Windows 10: We Wants It

Windows 10 on laptop

Microsoft

Let’s face it. Microsoft consistently manages to mail it in every other version, a tradition dating back to Windows 95/98. Remember Windows ME? You don’t? It causes fits of laughter even within Microsoft. By the people who worked on it.

But then Windows XP, despite its leaky security, was so stable that there are still XP installs out there. (If you have one, you really need to upgrade. It’s a hack waiting to happen now that it’s not patched and updated. And IE6. Ick.)

But then they updated to Windows Vista. Um… What the hell was that? Missing drivers, balky interface… And what were these fences? Did anyone ever figure that out? No! They just upgraded to Windows 7. And Windows 7 was awesome! This blog post was written on a Windows 7 machine. Technically, Windows 7 is actually Windows 6.5. XP was Windows 5. Windows 8 was even officially dubbed Windows 7 during its early development. It’s really Windows NT 7.0 or 7.1 if you have the updated version.

But then Steve Ballmer decided that, because Apple upgrades OS X frequently, Microsoft needed to do the same with Windows. Enter Windows 8, which did away with the Start button as we know it and gave us…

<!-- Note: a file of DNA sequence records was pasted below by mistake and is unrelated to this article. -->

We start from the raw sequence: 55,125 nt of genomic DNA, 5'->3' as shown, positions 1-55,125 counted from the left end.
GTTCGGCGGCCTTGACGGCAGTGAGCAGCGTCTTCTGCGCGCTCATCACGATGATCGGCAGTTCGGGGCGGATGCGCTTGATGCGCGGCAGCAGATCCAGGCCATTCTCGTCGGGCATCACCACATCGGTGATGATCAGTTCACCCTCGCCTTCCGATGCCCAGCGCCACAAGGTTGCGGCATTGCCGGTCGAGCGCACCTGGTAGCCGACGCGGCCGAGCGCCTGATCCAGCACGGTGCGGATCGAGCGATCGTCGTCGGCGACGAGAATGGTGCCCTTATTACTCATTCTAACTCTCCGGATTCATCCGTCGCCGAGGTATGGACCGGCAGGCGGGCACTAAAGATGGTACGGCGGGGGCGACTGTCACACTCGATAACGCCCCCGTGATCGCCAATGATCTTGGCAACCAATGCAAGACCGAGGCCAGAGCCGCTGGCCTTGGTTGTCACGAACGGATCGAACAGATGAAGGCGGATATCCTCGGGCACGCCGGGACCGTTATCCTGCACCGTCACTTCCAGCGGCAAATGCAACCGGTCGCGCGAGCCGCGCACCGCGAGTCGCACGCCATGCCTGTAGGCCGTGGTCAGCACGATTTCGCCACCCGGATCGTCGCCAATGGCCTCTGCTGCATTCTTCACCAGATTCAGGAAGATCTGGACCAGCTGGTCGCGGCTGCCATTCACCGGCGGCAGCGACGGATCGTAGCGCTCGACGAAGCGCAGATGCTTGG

Tiles? Some genius decided that your laptop should look just like your tablet or your phone. Yeah, this from Steve Ballmer, a man who introduced corporate cannibalism as a management technique to Microsoft. Users hated it. I have it on a Surface Pro, and for a touchscreen machine, it’s not bad. But…

I have a laptop and a tower. I use another tower at work. The tiles work great on the Surface and my wife’s phone. On full-blown PCs and servers? Not so much.

Well, Ballmer’s gone. Satya Nadella, a techie like founder Bill Gates, is in charge. And all this nonsense about “one experience across all devices” is gone. Windows 10, available in preview, is almost ready for prime time. The Start button is back. Internet Explorer is about to be replaced. All the under-the-hood goodness that makes Windows 8 run well is in Windows 10 without the ugly interface. (Still, this is technically Windows NT 8. What happened to 9? Microsoft is afraid you’ll confuse it with Windows 95.) And the tiles?

Gone!

They’ll be on the phones, maybe on the Surface (I hope not.), but your PC will remain your PC.

This is something Ballmer should have picked up on. Apple uses iOS for iPads and iPhones. PCs and laptops use OS X. Chromebooks use the ChromeOS. Tablets and phones use Android. Same code base in both cases, different interfaces and functionality. No one wants the iPad interface on a Mac, and no one wants to use Android on a netbook.

Best of all, if you have Windows 7 or Windows 8, Microsoft will let you have Windows 10. Free. They want everyone on one version of Windows. Easier to support. Easier to secure. Easier to upgrade.

About time, Microsoft.

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Recruiters: Pay Close Attention